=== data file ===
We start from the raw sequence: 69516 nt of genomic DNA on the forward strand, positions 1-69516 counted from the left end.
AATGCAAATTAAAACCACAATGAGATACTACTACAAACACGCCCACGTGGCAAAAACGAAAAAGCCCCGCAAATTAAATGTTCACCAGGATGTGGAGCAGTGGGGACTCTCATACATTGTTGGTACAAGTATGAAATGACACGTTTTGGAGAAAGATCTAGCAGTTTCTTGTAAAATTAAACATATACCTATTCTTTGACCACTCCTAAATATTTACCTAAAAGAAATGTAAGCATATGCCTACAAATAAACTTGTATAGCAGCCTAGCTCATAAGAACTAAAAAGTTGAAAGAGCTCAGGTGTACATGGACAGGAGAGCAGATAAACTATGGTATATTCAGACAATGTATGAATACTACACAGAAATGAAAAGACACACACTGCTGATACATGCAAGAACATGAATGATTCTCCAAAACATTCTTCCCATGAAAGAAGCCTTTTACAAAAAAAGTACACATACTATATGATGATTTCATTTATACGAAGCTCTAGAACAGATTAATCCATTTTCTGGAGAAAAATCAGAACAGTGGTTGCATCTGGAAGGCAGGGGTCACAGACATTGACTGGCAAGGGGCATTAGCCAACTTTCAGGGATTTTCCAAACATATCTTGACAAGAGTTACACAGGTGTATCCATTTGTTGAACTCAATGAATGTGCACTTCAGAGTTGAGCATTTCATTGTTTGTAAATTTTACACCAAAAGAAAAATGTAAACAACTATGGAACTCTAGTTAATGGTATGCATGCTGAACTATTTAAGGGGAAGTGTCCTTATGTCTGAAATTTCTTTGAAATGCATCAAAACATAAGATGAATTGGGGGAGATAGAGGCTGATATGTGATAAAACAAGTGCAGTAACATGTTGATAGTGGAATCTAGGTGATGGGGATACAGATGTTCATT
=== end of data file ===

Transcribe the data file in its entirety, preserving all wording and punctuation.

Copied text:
We start from the raw sequence: 69516 nt of genomic DNA on the forward strand, positions 1-69516 counted from the left end.
AATGCAAATTAAAACCACAATGAGATACTACTACAAACACGCCCACGTGGCAAAAACGAAAAAGCCCCGCAAATTAAATGTTCACCAGGATGTGGAGCAGTGGGGACTCTCATACATTGTTGGTACAAGTATGAAATGACACGTTTTGGAGAAAGATCTAGCAGTTTCTTGTAAAATTAAACATATACCTATTCTTTGACCACTCCTAAATATTTACCTAAAAGAAATGTAAGCATATGCCTACAAATAAACTTGTATAGCAGCCTAGCTCATAAGAACTAAAAAGTTGAAAGAGCTCAGGTGTACATGGACAGGAGAGCAGATAAACTATGGTATATTCAGACAATGTATGAATACTACACAGAAATGAAAAGACACACACTGCTGATACATGCAAGAACATGAATGATTCTCCAAAACATTCTTCCCATGAAAGAAGCCTTTTACAAAAAAAGTACACATACTATATGATGATTTCATTTATACGAAGCTCTAGAACAGATTAATCCATTTTCTGGAGAAAAATCAGAACAGTGGTTGCATCTGGAAGGCAGGGGTCACAGACATTGACTGGCAAGGGGCATTAGCCAACTTTCAGGGATTTTCCAAACATATCTTGACAAGAGTTACACAGGTGTATCCATTTGTTGAACTCAATGAATGTGCACTTCAGAGTTGAGCATTTCATTGTTTGTAAATTTTACACCAAAAGAAAAATGTAAACAACTATGGAACTCTAGTTAATGGTATGCATGCTGAACTATTTAAGGGGAAGTGTCCTTATGTCTGAAATTTCTTTGAAATGCATCAAAACATAAGATGAATTGGGGGAGATAGAGGCTGATATGTGATAAAACAAGTGCAGTAACATGTTGATAGTGGAATCTAGGTGATGGGGATACAGATGTTCATT